My heart goes out to pastor Rick Warren for the loss of his son. I can’t think of anything more painful, more devastating, more gut wrenching. I am truly sorry he and his family have to deal with such heartbreak, and I offer my sincere condolences.
But I do have a bone to pick with journalists who refer to Rick Warren as “down to earth” or, as in the video below, how “he’s done so much to help heal others.” Those descriptions may very well apply some of the time, but they are inaccurate when you think of the pain he has caused so many. While I completely and unabashedly sympathize with Warren over the passing of his son, I cannot justify referring to him that way just because he’s going through such a horrendous time.
It’s one thing to show compassion when reporting about a death in the family, but it is not okay to idealize this man:
It isn’t “healing” when he lets gay Americans know that he doesn’t love some of his fellow men as much as others and then deny ever saying what he clearly said. Healing others also doesn’t include comparing same-sex marriage to “marriage between a brother and sister” or an “older guy marrying a child” or “one guy having multiple wives.”
Or comparing being gay to taking arsenic:
None of that is healing nor is it down to earth.
Literally, when I heard two more Senators had backed it, I thought, “Well, I know one ain’t Joe!” Good on them. (Click cartoon to enlarge.)
Sens. Heidi Heitkamp (D-N.D.) and Joe Donnelly (D-Ind.), both hailing from deeply red states, announced on Friday their support for gay marriage.
“In speaking with North Dakotans from every corner of our great state, and much personal reflection, I have concluded the federal government should no longer discriminate against people who want to make lifelong, loving commitments to each other or interfere in personal, private, and intimate relationships,” Heitkamp said in a statement. “I view the ability of anyone to marry as a logical extension of this belief. The makeup of families is changing, but the importance of family is enduring.”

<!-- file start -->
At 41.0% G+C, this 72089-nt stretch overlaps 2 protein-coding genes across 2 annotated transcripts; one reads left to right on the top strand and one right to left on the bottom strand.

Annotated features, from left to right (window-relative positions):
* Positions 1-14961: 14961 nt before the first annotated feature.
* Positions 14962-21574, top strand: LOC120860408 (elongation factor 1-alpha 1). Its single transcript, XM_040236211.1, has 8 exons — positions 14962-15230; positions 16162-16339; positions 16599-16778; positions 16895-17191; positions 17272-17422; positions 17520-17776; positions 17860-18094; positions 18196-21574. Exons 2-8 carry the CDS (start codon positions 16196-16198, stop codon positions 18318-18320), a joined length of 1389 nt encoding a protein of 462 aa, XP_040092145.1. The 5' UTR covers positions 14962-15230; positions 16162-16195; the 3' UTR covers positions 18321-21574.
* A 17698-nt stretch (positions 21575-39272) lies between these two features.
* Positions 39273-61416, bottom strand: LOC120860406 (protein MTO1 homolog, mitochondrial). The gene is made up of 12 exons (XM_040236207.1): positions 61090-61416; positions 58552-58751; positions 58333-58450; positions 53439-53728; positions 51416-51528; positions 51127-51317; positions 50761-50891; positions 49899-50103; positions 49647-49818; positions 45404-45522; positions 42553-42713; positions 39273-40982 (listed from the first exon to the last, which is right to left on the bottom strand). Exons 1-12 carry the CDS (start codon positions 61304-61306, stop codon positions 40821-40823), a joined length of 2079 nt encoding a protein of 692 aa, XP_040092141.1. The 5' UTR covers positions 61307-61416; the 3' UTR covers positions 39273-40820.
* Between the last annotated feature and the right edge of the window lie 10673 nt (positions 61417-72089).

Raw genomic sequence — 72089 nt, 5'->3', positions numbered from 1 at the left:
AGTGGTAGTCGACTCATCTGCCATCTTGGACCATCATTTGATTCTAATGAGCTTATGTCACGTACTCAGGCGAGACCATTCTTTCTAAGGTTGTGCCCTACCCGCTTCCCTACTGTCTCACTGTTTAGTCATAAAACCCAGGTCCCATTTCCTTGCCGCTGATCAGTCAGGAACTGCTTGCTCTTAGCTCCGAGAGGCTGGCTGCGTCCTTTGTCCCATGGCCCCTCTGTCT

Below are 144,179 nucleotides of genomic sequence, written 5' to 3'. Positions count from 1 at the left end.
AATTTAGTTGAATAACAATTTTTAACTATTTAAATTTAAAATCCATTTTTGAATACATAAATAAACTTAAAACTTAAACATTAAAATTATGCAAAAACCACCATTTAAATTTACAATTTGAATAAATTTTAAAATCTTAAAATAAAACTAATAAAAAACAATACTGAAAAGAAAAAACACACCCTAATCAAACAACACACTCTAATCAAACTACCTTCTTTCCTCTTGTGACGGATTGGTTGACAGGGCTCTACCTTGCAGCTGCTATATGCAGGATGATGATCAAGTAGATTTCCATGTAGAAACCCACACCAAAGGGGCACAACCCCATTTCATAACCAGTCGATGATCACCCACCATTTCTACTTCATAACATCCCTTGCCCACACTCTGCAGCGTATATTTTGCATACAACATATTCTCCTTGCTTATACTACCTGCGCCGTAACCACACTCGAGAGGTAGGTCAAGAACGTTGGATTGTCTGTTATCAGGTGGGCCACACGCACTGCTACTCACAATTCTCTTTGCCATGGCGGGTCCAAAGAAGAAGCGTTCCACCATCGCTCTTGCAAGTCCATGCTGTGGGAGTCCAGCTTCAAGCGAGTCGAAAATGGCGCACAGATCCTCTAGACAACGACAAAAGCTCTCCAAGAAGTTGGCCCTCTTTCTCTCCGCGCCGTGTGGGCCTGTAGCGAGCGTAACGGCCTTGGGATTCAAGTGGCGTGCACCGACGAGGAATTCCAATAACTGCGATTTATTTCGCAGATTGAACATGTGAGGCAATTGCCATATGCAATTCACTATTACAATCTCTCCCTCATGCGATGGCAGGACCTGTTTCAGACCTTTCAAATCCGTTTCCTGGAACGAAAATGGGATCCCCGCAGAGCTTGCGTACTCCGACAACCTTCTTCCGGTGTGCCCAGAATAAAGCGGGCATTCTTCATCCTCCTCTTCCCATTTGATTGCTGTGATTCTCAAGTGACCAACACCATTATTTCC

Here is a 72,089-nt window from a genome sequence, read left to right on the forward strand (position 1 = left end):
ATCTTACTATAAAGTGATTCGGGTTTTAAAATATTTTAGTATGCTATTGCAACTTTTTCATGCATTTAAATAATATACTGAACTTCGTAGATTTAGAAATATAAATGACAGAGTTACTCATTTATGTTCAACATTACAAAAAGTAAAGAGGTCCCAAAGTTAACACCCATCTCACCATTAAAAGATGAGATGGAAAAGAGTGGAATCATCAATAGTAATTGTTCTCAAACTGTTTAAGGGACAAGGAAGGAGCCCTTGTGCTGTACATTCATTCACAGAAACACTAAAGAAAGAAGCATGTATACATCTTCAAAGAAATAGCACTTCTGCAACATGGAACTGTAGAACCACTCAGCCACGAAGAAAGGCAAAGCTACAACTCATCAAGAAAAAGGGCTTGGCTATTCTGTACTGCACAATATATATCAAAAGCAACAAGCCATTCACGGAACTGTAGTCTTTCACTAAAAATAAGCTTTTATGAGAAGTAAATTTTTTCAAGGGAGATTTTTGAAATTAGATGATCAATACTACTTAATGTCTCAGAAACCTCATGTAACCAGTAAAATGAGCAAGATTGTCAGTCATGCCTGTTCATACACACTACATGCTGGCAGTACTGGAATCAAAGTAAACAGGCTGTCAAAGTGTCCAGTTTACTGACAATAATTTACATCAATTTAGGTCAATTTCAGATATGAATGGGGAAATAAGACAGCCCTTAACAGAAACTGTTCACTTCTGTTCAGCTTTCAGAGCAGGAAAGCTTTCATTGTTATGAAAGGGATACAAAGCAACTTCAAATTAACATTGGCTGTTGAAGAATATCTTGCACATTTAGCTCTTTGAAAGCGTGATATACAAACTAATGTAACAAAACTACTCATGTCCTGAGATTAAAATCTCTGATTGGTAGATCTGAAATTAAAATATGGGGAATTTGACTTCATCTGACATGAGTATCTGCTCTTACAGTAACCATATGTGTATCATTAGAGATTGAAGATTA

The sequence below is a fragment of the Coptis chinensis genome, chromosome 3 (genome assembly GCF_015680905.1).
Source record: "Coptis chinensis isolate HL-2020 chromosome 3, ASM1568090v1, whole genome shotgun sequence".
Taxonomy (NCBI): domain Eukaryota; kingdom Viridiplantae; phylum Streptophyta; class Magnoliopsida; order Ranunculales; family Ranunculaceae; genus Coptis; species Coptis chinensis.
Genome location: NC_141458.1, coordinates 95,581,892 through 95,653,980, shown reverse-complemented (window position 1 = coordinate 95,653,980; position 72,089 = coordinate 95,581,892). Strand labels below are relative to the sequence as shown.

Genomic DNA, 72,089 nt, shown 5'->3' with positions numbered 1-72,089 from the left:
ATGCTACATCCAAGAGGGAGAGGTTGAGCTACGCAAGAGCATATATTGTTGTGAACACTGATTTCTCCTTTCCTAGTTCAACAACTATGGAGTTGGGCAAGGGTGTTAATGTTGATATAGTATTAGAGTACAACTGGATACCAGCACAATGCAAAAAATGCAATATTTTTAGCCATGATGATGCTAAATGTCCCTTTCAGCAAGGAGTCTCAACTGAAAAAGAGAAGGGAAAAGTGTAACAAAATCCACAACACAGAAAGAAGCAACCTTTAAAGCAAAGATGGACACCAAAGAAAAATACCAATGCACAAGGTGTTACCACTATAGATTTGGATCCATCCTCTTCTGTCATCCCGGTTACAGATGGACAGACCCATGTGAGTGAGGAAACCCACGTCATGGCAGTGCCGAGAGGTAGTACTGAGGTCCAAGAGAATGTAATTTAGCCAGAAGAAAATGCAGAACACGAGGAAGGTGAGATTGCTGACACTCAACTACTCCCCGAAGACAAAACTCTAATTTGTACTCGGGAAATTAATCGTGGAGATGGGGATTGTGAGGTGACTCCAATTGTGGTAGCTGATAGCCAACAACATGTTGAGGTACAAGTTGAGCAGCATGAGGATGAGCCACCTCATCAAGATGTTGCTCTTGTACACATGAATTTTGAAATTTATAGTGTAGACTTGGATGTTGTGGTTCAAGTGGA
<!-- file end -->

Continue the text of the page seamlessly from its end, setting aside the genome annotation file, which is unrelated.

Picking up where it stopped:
“In recent years, our country has been involved in an important discussion on the issue of marriage equality,” Donnelly said on Facebook. “While serving in the House of Representatives, I had the opportunity to act on a core belief of mine: we are a stronger country when we draw on the strengths of all Americans. I voted to repeal ‘don’t ask, don’t tell’ and was an original supporter of the bill that would make it illegal to discriminate against someone in the workplace because of their sexual orientation.”
“It is also for that reason that I oppose amending either Indiana’s or our nation’s constitution to enshrine in those documents an ‘us’ and a ‘them,’ instead of a ‘we,’” he continued. “With the recent Supreme Court arguments and accompanying public discussion of same-sex marriage, I have been thinking about my past positions and votes. In doing so, I have concluded that the right thing to do is to support marriage equality for all.”
Screen grab of HRC’s Favorite Logo Remixes on Flickr
A tweet from Rachel Maddow earlier today:
Rachel also tweeted:
“Sen Dems now 48-7 for equal marriage rights. Repubs post-Kirk are 2-43.”
Sen. Mark Kirk of Illinois, a socially moderate Republican, has apparently evolved after spending a year recovering from a stroke. That kind of health scare sure has a way of putting things in perspective, doesn’t it?
So I ask those seven Senate Democrats, why haven’t you evolved? Red states schmed states, it’s 2013 and the country is leaving you behind. This is about equal rights and respect, for goodness sake:
(CNN) – Sen. Mark Kirk of Illinois, a socially moderate Republican, announced on Tuesday his support for same-sex marriage, becoming the second Republican in the chamber to support it.
“Same-sex couples should have the right to civil marriage,” he wrote in a statement. “Our time on this earth is limited, I know that better than most. Life comes down to who you love and who loves you back – government has no place in the middle… When I climbed the Capitol steps in January, I promised myself that I would return to the Senate with an open mind and greater respect for others.” [...]
Sen. Tom Carper, D-Delaware, announced his support earlier on Tuesday.
As our society has changed and evolved, so too has the public’s opinion on gay marriage – and so has mine. I pray every day for God to grant me the wisdom to do what is right. Through my prayers and conversations with my family and countless friends and Delawareans, I’ve been reminded of the power of one of my core values: the Golden Rule. It calls on us to treat others as we want to be treated. That means, to me, that all Americans ultimately should be free to marry the people they love and intend to share their lives with, regardless of their sexual orientation, and that’s why today, after a great deal of soul searching, I’m endorsing marriage equality.
Progress is such a good and healthy thing. Progressives know that, so now it’s time for everyone else to catch up.
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